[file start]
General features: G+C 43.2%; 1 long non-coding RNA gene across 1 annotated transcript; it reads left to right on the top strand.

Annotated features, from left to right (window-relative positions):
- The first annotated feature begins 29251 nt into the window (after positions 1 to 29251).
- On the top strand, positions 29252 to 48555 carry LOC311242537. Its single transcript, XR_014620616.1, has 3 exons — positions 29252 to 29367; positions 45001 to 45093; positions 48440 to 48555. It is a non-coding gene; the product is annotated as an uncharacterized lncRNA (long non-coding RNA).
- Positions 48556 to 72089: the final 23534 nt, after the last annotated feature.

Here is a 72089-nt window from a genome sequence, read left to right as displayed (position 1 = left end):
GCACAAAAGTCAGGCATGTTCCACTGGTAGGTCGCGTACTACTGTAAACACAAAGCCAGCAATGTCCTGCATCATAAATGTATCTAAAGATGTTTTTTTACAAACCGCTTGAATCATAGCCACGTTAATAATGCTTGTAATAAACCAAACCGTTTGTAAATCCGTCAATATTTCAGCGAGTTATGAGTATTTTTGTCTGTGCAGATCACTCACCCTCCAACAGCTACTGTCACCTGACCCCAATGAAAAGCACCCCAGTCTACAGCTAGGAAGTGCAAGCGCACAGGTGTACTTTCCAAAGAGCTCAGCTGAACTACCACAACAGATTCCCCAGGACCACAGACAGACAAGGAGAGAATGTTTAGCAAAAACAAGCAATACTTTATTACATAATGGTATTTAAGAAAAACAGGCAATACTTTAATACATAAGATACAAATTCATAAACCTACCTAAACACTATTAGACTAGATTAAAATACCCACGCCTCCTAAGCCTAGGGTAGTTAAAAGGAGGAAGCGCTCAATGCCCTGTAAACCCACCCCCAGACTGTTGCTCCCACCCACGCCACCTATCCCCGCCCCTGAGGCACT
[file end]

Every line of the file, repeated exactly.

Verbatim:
General features: G+C 43.2%; 1 long non-coding RNA gene across 1 annotated transcript; it reads left to right on the top strand.

Annotated features, from left to right (window-relative positions):
- The first annotated feature begins 29251 nt into the window (after positions 1 to 29251).
- On the top strand, positions 29252 to 48555 carry LOC311242537. Its single transcript, XR_014620616.1, has 3 exons — positions 29252 to 29367; positions 45001 to 45093; positions 48440 to 48555. It is a non-coding gene; the product is annotated as an uncharacterized lncRNA (long non-coding RNA).
- Positions 48556 to 72089: the final 23534 nt, after the last annotated feature.

Here is a 72089-nt window from a genome sequence, read left to right as displayed (position 1 = left end):
GCACAAAAGTCAGGCATGTTCCACTGGTAGGTCGCGTACTACTGTAAACACAAAGCCAGCAATGTCCTGCATCATAAATGTATCTAAAGATGTTTTTTTACAAACCGCTTGAATCATAGCCACGTTAATAATGCTTGTAATAAACCAAACCGTTTGTAAATCCGTCAATATTTCAGCGAGTTATGAGTATTTTTGTCTGTGCAGATCACTCACCCTCCAACAGCTACTGTCACCTGACCCCAATGAAAAGCACCCCAGTCTACAGCTAGGAAGTGCAAGCGCACAGGTGTACTTTCCAAAGAGCTCAGCTGAACTACCACAACAGATTCCCCAGGACCACAGACAGACAAGGAGAGAATGTTTAGCAAAAACAAGCAATACTTTATTACATAATGGTATTTAAGAAAAACAGGCAATACTTTAATACATAAGATACAAATTCATAAACCTACCTAAACACTATTAGACTAGATTAAAATACCCACGCCTCCTAAGCCTAGGGTAGTTAAAAGGAGGAAGCGCTCAATGCCCTGTAAACCCACCCCCAGACTGTTGCTCCCACCCACGCCACCTATCCCCGCCCCTGAGGCACT